The Lightning Bolt Yields to the Rainbow: Indigenous History and Colonial Semiosis in the «Royal Commentaries» of El Inca Garcilaso de la Vega
José Antonio Mazzotti
Among the many studies of El Inca Garcilaso de la Vega and his work, it is still all too common to find simplified images of Garcilaso as an acculturated mestizo and master of Spanish prose whose narrative models were all drawn from classical and Renaissance historiography. Certainly, the reason that the Royal Commentaries enjoyed great success in Europe from the moment it appeared was that it broadly manipulated European themes to erect a framework of familiarity for its learned readers in the Old World. The text was written in two parts: part 1 is the history of life under Incan rule; part 2 describes the first four decades of the Peruvian Conquest (1532-72)1. Garcilaso's work is the first response published by an author born in the New World to the historical versions of the same past written by such prestigious Spanish historians as Cieza de León, Zárate, Gómara, Diego Fernández, Acosta, and Román. The Royal Commentaries, even in its title, thus presupposes a dialogue with a European reading of the Incas. Indeed, Garcilaso relies on many of the same rhetorical weapons wielded by the Spanish historians, which is why the authority of his text was nearly indisputable until the late nineteenth century2.
Nonetheless, I propose an alternative reading of the Royal Commentaries that centers on its dialogue with a potential Andean public. In particular, I argue that Garcilaso uses the knowledge of indigenous history that he acquired in Cuzco (before permanently departing for Spain at age twenty) to reinvent Incan history in order to invest his Incan mother's lineage with greater legitimacy than other noble Incan families enjoyed in Cuzco.
From this perspective, the reliability of Garcilaso's history matters little. What is important is identifying the symbolic, metaphorical, and stylistic configurations that unfold in the text and that permit us access to the subtextual Andean dialogue, which has understandably escaped critics whose analyses are limited to intertextual canonical references. My analysis relies on the kind of gnoseological, symbolic, and discursive exchanges that Walter Mignolo calls «colonial semiosis»3.
Mignolo's work can inform an Andean reading of Garcilaso's text by shedding light on the relationship between an indigenous referential universe and Garcilaso's account of it.
In this essay, I analyze some passages from the Royal Commentaries both to reveal the Andean subtext and to underscore the inefficacy of reading such an intercultural work armed only with the instruments of conventional literary criticism4. The passages are descriptions of the Incan fortress of Saqsawaman, at the northern border of the imperial city of Cuzco. I will show how Garcilaso uses the lightning bolt and the rainbow, primordial Andean symbols peculiar to the Incan royal court, to structure the meaning and strategy of his narration. In this way the Royal Commentaries escapes the rhetorical limits of contemporaneous European accounts and acquires a hybrid form that corresponds quite well to its mestizo writing subject.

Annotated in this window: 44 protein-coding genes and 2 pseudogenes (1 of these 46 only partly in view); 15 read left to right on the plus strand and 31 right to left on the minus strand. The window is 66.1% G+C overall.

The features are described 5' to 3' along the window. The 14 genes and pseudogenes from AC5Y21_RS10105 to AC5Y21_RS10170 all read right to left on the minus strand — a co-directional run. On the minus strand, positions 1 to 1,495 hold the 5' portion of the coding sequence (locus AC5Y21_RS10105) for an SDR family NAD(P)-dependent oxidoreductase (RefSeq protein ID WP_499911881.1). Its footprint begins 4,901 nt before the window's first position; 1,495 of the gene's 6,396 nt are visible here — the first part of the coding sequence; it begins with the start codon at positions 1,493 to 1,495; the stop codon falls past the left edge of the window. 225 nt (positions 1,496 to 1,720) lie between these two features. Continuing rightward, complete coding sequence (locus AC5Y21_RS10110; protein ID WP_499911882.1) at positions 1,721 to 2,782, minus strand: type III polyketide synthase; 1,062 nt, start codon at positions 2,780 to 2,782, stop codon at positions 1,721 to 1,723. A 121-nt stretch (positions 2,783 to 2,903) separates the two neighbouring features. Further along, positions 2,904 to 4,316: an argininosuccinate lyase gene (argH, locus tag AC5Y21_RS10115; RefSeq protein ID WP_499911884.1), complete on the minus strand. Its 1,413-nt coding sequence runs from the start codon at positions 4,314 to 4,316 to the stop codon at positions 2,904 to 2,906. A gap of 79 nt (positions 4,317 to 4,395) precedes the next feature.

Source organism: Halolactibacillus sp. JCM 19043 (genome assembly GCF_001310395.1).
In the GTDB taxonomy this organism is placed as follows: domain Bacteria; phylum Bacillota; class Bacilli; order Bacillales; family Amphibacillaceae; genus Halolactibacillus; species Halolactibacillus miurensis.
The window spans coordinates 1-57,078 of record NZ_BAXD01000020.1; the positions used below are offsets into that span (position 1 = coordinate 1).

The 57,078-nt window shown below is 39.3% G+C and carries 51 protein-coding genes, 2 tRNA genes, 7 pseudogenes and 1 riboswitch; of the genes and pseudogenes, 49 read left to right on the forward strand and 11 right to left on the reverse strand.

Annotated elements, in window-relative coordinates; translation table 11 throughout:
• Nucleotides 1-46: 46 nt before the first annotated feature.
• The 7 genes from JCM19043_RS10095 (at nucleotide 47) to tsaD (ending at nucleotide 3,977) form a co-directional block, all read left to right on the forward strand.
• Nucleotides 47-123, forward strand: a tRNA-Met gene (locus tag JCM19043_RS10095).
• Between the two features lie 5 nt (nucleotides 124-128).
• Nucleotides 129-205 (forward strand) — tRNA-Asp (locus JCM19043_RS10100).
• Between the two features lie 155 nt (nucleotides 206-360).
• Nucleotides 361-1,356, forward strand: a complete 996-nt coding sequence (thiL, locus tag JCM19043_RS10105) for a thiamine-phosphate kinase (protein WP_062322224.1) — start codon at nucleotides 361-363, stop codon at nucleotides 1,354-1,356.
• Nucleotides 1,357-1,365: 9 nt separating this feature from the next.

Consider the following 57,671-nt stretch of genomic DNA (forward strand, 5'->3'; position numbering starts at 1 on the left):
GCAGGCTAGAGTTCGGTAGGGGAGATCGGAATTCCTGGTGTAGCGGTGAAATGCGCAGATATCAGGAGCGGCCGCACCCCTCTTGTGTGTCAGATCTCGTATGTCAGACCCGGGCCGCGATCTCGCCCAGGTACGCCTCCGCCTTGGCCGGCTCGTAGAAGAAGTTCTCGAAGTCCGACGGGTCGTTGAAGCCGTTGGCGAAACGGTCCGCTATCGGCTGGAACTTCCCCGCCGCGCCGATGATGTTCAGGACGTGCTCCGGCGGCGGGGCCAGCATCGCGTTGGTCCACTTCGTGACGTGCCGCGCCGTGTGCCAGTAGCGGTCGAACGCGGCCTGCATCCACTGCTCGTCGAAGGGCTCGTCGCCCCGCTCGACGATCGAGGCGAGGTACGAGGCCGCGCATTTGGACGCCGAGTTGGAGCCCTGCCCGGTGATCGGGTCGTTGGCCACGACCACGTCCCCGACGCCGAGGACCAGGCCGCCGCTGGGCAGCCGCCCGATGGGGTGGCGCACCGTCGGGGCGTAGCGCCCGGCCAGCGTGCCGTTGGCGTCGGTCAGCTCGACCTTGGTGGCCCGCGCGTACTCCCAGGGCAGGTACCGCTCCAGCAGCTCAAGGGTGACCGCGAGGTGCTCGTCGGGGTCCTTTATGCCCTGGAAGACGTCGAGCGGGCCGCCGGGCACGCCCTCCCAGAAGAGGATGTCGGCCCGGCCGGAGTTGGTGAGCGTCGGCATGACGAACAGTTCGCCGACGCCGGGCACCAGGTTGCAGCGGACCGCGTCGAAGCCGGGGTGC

An Andean Referent
One premise is that Garcilaso's text bears the stamp of his Incan lineage. As we know, his mother belonged to the royal family, or panaka, of the eleventh Inca, Tupaq Yupanqi. This family played an important role in the bloody war of succession following the death of Wayna Qhapaq, the twelfth Inca, late in the 1520s, about when the Spanish first arrived on the shores of Tawantinsuyu. Such wars were common among the Incas. Historians such as Franklin Pease and María Rostworowski de Diez Canseco have argued that violent ritual procedures were needed to consecrate one of the contending parties and legitimate its claim to rule5. Wayna Qhapaq's two sons, Waskhar and Ataw Wallpa, were both claimants but also half-brothers born to mothers from rival panakas. War broke out between Waskhar's side, the Tupaq Inka Yupanqi, and Ataw Wallpa's, the Pachakutiq Inka Yupanqi6. In the end, Ataw Wallpa's troops captured Cuzco and massacred all branches of the nobility that had supported Waskhar, beginning with the Tupaq Inka Yupanqi. Among the few members of that family who escaped was Chimpu Uqllu, the niece-granddaughter of the late Inca and the future mother of Garcilaso (Comentarios 1.9.14).
These events help explain Garcilaso's treatment of the rise of the Incan empire in the Royal Commentaries. By championing the eighth Inca, Wiraqucha, as the leader of his nation's final triumph over the rival Chanca nation and as the great reforming hero of the Incan state, Garcilaso overturns Spanish versions that give the credit to the ninth Inca, Pachakutiq, whose descendants supported Ataw Wallpa three generations later7. Such a reading rests on the certainty that representatives of noble families in Cuzco manipulated the virtues and shortcomings of Incan governors in their histories to advance the immediate political interests of their own panakas8. As Garcilaso's version is at least partially based on oral histories told him by his great-uncle Kusi Wallpa and other elders (Comentarios 1.9.14), it makes sense that he should champion Wiraqucha to favor Waskhar's bid for the succession, which for all intents and purposes was lost just when Pizarro's troops appeared9.
The Royal Commentaries states that the great northern fortress of Saqsawaman is located on a hill whose southern slope hangs perpendicularly over Cuzco. On that side the Incas built a single wall two hundred fathoms long; no greater protection was needed, given the chasm. On the other side, however, we find 10.